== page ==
Morning After Drill: Chaos Engine.

November 20th, 2010 | by Jeff Lind

The Jazz’ 94-82 loss to the Spurs Friday night was painful to watch. It wasn’t a horribly played game, necessarily, but it  felt like the Jazz had opportunities to take the game over, but didn’t want to. I’m not doubting the team’s resolve to win, but I am disappointed in their inability to put a collective foot on the throat of their opponent… especially in Energy Solutions Arena. Good teams win at home. Really good teams win at home and on the road. If the Jazz want to continue to be taken seriously, they need to start finishing these types of games against good teams at home. Here are some overall thoughts on the game:

AP
  • The Jazz started slow. Again. It took over four minutes for the Jazz to score their first points. It’s starting to get frustrating to watch the Jazz starters start so slow. The running joke is that they need a warm up quarter to really get going, and that seems more and more to be the case. By the time the second half rolled around, the Jazz were right there with the Spurs… so what happens if they actually play a complete game?
  • Someone on the Jazz, at some point, has GOT to box an opposing player out. It wasn’t the three pointers that killed the Jazz, and it wasn’t Tim Duncan (although he was great). It was Utah’s inability to stop the Spurs second chance point opportunities. This has been the most disturbing theme of the 2010-11 season.
  • The second chance points aren’t due to a lack of effort. The Jazz have guys under the basket during the shot… but fundamentally they are making HUGE mental mistakes.  The first thing you learn in team basketball is that when the shot goes up, you box out your man FIRST, THEN you go get the rebound. Unfortunately, it looks like the Jazz are looking to rebound first, so their men are left to wander free and grab errant rebounds. I don’t know how many times we’ve seen three or four Jazz jerseys under the basket, yet still seen an opposing team’s jersey fly in and take the offensive board.
  • Parker’s ability to penetrate into the paint is impressive… and annoying.
  • The Jazz keep giving games away. In the past two losses, I never felt like the Jazz were getting dominated, or that they couldn’t win. I have got the feeling that the effort isn’t always there to finish the game.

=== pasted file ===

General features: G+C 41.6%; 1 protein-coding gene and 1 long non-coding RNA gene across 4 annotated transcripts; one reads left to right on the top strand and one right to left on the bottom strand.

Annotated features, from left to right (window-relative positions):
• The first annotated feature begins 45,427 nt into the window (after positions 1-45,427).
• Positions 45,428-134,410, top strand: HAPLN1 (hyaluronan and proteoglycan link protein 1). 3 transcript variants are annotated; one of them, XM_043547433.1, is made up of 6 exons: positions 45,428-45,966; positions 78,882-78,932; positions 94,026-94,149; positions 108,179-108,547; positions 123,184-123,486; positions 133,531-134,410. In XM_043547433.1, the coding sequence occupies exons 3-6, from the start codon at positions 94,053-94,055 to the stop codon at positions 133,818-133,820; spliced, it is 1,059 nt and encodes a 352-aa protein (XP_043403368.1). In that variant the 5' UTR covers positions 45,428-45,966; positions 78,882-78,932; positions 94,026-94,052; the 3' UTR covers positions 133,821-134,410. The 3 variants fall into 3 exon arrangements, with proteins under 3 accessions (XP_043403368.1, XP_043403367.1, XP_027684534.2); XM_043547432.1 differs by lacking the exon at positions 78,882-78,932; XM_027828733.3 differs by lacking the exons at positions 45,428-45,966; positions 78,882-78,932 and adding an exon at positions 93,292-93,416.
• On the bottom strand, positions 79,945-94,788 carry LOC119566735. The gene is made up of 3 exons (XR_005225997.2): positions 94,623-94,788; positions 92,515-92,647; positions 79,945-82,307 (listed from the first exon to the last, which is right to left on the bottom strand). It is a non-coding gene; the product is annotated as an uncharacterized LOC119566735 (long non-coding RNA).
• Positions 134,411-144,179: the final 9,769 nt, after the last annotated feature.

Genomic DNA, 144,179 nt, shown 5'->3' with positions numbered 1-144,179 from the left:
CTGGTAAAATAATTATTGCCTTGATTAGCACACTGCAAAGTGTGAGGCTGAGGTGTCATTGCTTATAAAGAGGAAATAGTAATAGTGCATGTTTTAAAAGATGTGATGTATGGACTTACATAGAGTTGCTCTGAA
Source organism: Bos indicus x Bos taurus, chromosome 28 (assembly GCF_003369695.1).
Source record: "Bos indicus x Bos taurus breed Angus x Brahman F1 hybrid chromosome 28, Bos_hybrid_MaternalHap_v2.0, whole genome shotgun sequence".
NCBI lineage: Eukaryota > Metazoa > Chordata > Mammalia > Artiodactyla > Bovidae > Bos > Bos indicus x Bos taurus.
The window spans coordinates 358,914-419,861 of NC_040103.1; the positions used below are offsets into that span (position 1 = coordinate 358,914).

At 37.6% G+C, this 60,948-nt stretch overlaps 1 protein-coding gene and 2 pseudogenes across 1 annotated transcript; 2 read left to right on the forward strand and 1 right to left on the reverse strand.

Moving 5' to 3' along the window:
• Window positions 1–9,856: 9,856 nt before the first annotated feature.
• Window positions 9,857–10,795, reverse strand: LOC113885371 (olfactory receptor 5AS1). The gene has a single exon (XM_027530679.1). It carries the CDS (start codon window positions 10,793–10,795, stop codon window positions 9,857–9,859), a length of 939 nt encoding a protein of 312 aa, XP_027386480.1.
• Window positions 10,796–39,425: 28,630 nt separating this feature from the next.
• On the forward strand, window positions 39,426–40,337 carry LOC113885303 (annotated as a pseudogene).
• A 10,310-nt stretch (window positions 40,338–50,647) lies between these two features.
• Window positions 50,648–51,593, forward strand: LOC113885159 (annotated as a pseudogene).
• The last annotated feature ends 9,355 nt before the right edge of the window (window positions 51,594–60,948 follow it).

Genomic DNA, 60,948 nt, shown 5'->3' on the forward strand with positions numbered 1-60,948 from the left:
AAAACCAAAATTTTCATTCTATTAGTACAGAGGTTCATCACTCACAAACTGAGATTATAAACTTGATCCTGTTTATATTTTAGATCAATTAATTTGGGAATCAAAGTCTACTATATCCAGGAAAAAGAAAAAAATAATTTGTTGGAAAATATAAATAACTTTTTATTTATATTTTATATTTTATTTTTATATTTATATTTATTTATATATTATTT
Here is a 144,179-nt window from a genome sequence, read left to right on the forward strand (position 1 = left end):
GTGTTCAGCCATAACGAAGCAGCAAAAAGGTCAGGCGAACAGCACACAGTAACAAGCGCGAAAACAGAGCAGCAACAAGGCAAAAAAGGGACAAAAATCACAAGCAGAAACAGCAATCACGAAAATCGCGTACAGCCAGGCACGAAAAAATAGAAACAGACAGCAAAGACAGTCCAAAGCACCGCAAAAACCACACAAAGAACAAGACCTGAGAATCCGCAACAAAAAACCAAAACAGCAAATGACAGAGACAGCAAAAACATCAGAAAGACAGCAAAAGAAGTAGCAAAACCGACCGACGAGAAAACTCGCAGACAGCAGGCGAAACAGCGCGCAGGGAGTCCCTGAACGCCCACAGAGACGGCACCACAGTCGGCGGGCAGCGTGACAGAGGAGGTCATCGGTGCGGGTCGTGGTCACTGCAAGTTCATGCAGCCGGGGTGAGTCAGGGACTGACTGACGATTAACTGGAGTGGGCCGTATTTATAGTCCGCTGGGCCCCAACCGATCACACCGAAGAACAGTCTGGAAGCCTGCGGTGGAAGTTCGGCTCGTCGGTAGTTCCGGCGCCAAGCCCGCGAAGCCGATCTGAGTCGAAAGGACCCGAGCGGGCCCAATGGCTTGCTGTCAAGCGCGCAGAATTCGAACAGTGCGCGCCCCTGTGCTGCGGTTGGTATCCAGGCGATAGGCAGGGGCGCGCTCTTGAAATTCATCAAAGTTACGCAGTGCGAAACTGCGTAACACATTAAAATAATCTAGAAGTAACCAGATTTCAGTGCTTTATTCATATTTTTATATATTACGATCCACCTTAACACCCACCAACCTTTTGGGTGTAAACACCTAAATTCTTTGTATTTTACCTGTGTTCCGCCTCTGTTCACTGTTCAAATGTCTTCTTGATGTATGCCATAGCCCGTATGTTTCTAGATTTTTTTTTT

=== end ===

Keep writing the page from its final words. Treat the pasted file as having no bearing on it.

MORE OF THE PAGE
• The Spurs feel boring to watch because they aren’t all that flashy and they beat you by doing everything just a little better than you. It’s like playing your older brother in the backyard. Take a look at the following statistical categories:
  1. FG%:              Spurs: 43.9%    Jazz: 41.9%
  2. 3Pt%:             Spurs: 25%        Jazz: 21.4%
  3. Blocks:           Spurs: 4             Jazz: 3
  4. Turnovers:     Spurs: 13            Jazz: 14
  5. D-Reb:           Spurs: 30           Jazz: 26
  • Al Jefferson got schooled by Tim Duncan. Duncan may be getting old, but he is so fundamentally sound that you have to respect him wherever he is on the floor. The thing with Duncan is that his game is based on hours of honed practice and it’s turned him into a fundamentally sound machine. His game is not an athletic one, which means that he’ll have more longevity then a player that depends on pure athletics to get the job done.
  • The Jazz have mental lapses on defense. It’s not like their defense is bad every time down the floor. It’s pretty good 80% of the time. It’s just that other 20% that ends up killing them. Help defense is the major problem, and when they play against penetrating guards, it really shows up. The bigs need to protect the paint better and work on their rotations.

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